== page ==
He’s got a point there — Dubai authorities are reviewing retail sector dynamics and expected to come out with their suggestions on how the industry can tackle the many challenges it faces, both from online and within the brick-and-mortar universe itself. Major retailers are offering their insights to entities such as Dubai Chamber and Dubai Land Department.
And with the saturation coverage that food delivery platforms provide these days — at seemingly on a 24x7 basis — casual dining/quick service restaurants are having to cope with volatile traffic numbers to their outlets. But when it comes to rents, these changes in how UAE consumers order and eat are not fully reflected.
But from a mall owner’s perspective, it is easy to see why raising rents on their F&B tenants seem like fair game … at least to them. Food courts are no longer sideshows at malls, and stand-alone restaurants have been allotted prime spots at the top of the corridors rather than down the aisle. Because, these days, the malls’ F&B options are as much a crowd puller as the retail stores … if not more.
“Considering global brand standards and in some cases dictated by mall lease agreements, most casual dining outlets carry out a shell-and-core renovation every five years,” said Kunnappally. “This would require the unit to break even in 30- to 36 months to be able to recoup the initial investment and make some profits before it reinvests some of that to renovate and start all over again.”
Many in the industry believe that some form of government direction and changes brought in voluntarily by malls/landlords could yet bring about change. Then again, there is also the state of the market that can accelerate the move towards a much-needed rebalancing.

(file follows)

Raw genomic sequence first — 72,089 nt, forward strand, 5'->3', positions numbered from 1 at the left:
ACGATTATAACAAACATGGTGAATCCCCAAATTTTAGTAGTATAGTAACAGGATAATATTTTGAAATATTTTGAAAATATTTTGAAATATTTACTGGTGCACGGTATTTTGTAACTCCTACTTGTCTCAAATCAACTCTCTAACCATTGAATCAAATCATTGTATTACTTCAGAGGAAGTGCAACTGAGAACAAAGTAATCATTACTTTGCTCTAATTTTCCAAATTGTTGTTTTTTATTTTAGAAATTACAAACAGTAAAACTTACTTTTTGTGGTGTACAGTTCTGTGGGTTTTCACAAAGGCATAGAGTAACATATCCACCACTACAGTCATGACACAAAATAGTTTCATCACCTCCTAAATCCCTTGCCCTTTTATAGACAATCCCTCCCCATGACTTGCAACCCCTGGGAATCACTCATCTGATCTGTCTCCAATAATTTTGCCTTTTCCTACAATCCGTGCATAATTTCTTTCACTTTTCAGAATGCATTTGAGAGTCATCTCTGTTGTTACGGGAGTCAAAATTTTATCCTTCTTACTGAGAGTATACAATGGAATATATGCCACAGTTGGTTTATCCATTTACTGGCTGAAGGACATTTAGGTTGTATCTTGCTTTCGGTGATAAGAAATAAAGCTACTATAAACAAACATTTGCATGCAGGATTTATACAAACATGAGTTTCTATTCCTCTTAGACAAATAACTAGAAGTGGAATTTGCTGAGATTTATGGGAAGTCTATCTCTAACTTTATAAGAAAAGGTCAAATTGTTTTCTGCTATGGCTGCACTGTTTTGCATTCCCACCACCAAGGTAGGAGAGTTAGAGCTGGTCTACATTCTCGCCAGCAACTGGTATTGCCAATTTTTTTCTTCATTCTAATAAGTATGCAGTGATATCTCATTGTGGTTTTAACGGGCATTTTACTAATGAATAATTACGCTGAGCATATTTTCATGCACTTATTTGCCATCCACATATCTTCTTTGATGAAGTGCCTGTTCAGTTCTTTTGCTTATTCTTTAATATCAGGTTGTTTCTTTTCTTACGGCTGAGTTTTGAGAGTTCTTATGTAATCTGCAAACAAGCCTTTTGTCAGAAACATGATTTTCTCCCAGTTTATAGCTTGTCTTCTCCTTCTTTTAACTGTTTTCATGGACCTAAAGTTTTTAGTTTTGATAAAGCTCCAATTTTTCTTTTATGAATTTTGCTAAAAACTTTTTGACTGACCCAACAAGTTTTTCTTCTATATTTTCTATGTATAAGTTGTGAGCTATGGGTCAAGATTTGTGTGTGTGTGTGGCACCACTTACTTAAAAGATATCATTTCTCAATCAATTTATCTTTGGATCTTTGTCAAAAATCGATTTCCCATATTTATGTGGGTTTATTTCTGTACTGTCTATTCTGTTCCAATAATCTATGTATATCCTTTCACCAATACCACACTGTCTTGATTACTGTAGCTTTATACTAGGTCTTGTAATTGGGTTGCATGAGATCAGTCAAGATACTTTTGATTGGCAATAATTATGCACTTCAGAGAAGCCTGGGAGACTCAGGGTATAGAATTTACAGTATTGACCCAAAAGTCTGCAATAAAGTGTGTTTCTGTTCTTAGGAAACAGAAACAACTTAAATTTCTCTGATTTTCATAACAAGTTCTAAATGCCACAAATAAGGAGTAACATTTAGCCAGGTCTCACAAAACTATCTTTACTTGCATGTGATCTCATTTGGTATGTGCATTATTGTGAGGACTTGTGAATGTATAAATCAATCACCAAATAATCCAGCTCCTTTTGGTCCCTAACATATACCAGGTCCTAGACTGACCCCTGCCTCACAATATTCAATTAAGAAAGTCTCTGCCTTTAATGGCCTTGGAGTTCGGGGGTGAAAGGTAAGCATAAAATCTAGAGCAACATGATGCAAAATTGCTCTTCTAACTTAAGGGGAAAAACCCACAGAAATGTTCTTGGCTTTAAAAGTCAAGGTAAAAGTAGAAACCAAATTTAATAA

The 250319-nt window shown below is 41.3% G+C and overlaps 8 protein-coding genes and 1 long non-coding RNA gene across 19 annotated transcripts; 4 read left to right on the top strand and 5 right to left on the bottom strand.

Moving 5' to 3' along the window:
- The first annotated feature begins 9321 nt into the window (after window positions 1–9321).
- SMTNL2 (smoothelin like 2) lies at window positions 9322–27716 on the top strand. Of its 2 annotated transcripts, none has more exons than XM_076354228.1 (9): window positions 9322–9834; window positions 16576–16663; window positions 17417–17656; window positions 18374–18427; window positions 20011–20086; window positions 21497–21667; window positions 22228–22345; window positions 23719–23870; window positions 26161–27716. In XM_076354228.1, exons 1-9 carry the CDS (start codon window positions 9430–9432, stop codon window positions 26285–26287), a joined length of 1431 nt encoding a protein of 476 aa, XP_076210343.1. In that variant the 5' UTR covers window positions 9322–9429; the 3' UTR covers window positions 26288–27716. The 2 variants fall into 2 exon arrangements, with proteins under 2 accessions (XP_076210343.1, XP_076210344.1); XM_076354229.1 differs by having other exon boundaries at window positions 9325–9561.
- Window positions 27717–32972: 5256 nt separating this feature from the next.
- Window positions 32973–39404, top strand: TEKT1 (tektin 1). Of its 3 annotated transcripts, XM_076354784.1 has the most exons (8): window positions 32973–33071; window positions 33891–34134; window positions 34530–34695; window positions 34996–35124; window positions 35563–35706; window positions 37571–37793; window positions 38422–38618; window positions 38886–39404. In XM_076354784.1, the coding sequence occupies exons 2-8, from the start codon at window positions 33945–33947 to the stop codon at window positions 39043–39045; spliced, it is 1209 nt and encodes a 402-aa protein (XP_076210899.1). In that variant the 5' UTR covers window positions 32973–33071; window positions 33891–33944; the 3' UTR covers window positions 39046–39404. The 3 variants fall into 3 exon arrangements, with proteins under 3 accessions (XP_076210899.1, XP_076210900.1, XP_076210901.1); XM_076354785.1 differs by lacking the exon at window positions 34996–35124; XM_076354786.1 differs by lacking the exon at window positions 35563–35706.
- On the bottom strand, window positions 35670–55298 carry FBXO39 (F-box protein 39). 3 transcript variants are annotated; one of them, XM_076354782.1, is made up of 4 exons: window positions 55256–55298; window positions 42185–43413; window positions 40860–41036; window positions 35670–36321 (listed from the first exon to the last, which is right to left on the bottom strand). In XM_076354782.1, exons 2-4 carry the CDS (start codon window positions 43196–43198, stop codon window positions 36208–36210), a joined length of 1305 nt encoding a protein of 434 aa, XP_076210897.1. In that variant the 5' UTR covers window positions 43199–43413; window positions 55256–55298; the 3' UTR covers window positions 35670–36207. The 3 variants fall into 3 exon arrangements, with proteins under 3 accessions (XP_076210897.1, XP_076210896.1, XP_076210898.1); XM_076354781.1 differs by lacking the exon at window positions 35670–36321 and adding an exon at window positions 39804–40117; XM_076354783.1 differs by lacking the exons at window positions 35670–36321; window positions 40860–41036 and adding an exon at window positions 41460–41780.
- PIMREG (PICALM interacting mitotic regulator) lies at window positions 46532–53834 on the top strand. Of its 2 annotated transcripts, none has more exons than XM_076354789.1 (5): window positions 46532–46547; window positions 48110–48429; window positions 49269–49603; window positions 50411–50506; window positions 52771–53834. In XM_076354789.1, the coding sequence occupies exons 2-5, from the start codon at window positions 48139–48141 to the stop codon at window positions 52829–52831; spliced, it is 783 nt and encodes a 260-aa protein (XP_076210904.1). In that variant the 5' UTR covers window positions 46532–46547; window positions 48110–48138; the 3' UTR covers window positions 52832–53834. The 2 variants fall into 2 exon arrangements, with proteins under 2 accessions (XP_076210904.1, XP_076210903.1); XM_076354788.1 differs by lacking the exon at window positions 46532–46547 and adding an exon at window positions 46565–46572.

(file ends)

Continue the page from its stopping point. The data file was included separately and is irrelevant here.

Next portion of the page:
12months time to hit revenue targets for new players in sector
Choucair says as much, “We do have some leverage with mall owners and we are taking advantage of that. Plus, a lot depends on the nature of F&B business itself.
“The start-up costs are lower for QSR [quick service restaurants] operators, and less op-ex (operating expenditure) can translate into slightly higher margins. Most of the staff are behind the counters and we only require smaller store spaces. It all shows up eventually in the bottom-line.”
That’s very much the ingredient F&B operators need to work on — manage costs and make it show on the bottom-line. In the mean time, hope for a lot more understanding from their landlords.
Having deep pockets helps
For CE-Creates, its venture into the F&B business comes as part of a wider strategy. Its parent company, Crescent Enterprises, is an established player in logistics and energy. “We wanted to set up something in consumer-facing, sustainable businesses,” said Samer Choucair. “And why F&B specifically? We have a disproportionately low number of home-grown brands. CE-Creates is a platform to build regional brands that can go internationally.”
Even F&B suppliers are dropping out
During the best phase for the local F&B sector, between 2013-16, there were as many new speciality food suppliers getting launched as there were new restaurants. “It was a particularly fertile period for anything to do with organic food supply,” said Sailesh Israni of Sunn and Sand Group and which operates the Qiso cafe at Silicon Oasis. “But their numbers are coming down — it’s showing up in our supplier lists. It could be that many of their clients may have exited the F&B game, and which is forcing suppliers to follow that path as well.”